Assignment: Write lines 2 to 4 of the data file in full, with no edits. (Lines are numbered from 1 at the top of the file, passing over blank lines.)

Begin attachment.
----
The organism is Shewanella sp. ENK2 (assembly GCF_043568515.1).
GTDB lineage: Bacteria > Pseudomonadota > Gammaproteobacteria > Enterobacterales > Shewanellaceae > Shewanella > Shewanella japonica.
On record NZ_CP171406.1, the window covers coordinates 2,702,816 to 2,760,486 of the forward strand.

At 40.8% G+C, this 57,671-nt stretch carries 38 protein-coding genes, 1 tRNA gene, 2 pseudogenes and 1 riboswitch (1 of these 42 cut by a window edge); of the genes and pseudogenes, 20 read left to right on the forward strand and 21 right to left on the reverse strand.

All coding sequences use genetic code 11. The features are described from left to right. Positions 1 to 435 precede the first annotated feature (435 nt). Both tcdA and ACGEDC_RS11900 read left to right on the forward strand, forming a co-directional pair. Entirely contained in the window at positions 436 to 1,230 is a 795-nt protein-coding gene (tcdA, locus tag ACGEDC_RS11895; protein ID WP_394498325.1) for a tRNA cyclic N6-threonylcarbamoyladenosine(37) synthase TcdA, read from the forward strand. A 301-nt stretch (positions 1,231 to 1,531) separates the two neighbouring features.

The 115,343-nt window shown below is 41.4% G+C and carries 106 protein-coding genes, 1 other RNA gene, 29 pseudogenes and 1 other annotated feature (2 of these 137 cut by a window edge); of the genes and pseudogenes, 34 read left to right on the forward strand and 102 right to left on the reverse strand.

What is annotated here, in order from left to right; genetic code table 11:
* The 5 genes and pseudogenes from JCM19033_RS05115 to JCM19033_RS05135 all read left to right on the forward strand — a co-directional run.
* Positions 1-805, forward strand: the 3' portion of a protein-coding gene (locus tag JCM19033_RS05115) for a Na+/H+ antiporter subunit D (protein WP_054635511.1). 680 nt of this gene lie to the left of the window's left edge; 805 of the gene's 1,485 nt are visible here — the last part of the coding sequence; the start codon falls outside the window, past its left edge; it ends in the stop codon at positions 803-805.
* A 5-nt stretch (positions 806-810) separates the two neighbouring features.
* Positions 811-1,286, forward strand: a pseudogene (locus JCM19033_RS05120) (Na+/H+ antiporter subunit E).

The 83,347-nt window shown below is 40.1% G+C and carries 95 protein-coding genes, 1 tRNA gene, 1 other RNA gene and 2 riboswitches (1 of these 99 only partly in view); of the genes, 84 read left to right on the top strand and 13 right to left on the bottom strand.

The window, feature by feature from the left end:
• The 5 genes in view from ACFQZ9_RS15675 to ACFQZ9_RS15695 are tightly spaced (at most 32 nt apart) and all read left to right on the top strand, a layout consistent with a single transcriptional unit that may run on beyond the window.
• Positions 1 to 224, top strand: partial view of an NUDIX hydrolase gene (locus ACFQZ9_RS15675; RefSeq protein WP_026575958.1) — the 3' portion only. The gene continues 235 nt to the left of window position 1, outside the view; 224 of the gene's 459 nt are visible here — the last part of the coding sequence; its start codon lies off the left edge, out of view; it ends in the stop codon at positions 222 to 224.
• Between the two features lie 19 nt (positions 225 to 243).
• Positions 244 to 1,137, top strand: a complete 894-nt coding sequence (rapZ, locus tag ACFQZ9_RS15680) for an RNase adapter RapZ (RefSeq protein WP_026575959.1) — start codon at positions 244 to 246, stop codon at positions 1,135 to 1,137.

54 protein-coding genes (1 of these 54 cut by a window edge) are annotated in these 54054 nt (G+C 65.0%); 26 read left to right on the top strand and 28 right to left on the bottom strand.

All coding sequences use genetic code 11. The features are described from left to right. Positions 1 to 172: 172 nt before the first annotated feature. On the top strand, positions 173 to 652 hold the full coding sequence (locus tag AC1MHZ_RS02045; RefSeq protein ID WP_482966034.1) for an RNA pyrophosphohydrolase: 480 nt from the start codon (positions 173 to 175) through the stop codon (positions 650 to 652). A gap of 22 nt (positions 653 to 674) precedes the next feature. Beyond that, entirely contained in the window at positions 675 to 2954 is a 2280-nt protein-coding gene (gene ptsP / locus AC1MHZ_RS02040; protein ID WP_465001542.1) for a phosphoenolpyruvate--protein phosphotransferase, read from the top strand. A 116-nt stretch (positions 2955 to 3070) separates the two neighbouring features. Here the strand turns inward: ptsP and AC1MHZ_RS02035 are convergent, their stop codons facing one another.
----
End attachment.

GTDB lineage: Bacteria > Pseudomonadota > Gammaproteobacteria > Enterobacterales > Shewanellaceae > Shewanella > Shewanella japonica.
On record NZ_CP171406.1, the window covers coordinates 2,702,816 to 2,760,486 of the forward strand.

At 40.8% G+C, this 57,671-nt stretch carries 38 protein-coding genes, 1 tRNA gene, 2 pseudogenes and 1 riboswitch (1 of these 42 cut by a window edge); of the genes and pseudogenes, 20 read left to right on the forward strand and 21 right to left on the reverse strand.